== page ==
By David G. Savage
A federal appeals court panel in Ohio upheld four states' bans on gay marriage Thursday, setting the stage for the Supreme Court to rule finally on the constitutionality of same-sex marriage.
The ruling by the 6th U.S. Circuit Court of Appeals is the first by a federal appellate court to formally deny gay couples a right to marry. It follows a year in which federal judges across the nation repeatedly ruled that since marriage is a fundamental right, states had no justification for denying marriage to gays and lesbians.
Judge Jeffrey Sutton, writing for a 2-1 majority, said the issue should be decided in the political arena, not in the courts. The opinion upheld bans on gay marriage in Ohio, Michigan, Kentucky and Tennessee.
"Better in this instance, we think, to allow changes through the customary political processes, in which the people, gay and straight alike ... (meet) as fellow citizens seeking to resolve a new social issue in a fair-minded way," he wrote.
"We must keep in mind that something can be fundamentally important without being a fundamental right under the Constitution. Otherwise, state regulations of many deeply important subjects _ from education to health care to living conditions to decisions about when to die _ would be subject to unforgiving review. They are not," he added.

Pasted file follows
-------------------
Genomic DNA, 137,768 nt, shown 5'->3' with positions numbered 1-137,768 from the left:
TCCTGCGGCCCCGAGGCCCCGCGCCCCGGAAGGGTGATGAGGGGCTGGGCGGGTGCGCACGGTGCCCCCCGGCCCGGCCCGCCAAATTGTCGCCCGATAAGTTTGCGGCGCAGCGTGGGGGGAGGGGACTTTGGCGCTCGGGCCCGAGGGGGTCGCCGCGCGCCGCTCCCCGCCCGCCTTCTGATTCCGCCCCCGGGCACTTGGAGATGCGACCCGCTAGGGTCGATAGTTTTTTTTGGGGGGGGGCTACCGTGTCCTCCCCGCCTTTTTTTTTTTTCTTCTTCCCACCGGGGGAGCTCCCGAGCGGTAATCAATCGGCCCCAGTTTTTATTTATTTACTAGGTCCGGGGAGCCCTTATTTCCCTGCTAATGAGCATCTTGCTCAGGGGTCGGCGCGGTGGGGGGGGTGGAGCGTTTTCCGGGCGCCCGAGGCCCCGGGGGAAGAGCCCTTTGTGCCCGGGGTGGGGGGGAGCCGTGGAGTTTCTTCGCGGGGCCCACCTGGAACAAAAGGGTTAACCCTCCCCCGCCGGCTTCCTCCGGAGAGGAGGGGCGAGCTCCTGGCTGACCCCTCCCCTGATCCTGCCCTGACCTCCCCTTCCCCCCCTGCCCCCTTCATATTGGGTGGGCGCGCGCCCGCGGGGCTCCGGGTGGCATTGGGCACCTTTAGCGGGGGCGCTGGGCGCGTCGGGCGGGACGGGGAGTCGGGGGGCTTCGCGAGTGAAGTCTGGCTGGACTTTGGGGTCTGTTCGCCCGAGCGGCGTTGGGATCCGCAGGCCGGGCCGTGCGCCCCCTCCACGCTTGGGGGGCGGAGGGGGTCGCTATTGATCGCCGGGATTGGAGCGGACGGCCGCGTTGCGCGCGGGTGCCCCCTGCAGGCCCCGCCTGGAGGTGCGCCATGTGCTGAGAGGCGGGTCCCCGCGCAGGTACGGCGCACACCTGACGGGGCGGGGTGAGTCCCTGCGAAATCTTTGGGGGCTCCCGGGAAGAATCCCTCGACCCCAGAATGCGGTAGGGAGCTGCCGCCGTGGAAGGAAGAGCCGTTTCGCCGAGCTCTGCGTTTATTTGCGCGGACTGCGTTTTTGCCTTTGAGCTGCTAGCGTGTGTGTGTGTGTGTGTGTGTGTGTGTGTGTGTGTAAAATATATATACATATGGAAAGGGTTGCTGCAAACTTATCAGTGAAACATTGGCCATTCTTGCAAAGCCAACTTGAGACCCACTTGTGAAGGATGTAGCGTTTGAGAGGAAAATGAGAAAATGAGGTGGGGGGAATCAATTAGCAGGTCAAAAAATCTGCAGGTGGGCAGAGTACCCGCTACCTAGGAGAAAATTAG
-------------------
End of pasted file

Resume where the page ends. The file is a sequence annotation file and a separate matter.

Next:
In dissent, Judge Martha Daughtrey retorted that Sutton's opinion "would have made an engrossing TED talk, or possibly an introductory lecture in political philosophy," but said it failed to address the legal question of whether a ban on same-sex marriage violated equal protection under the Constitution.
If judges can't address perceived wrongs put in place by the voting majority, she wrote, "our whole intricate, constitutional system of checks and balances, as well as the oaths to which we swore, prove to be nothing but shams."
Last month, the Supreme Court refused to rule in cases from five states where judges had struck down the bans on gay marriage. Justices commented that since all the lower courts agreed, there was no need for their intervention.
Since then, advocates for both sides were focused on the pending ruling from the 6th Circuit Court, and Thursday's decision will probably lead to speedy appeals to the high court.
Under the Supreme Court's calendar, appeals that are ready by late January can be granted a review in the spring and decided by the end of the term in June. Otherwise, they are pushed back to the fall.
If gay rights advocates and state lawyers agree to move quickly on the appeals, they could have their cases ready by January.
Gay rights groups denounced the decision and called it an outlier.
"While a tidal wave of courts around the nation have struck down marriage bans, this decision leaves 6th Circuit states in a backwater and, worst of all, injures same-sex couples and their children," said Susan Sommer, director of constitutional litigation for Lambda Legal.
Michigan Attorney General Bill Schuette, whose office argued before the panel to uphold the state's ban on gay marriage, welcomed the ruling and said he looked forward to a high court appeal.
"As I have stated repeatedly, the U.S. Supreme Court will have the final word on this issue. The sooner they rule, the better, for Michigan and the country," Schuette said.
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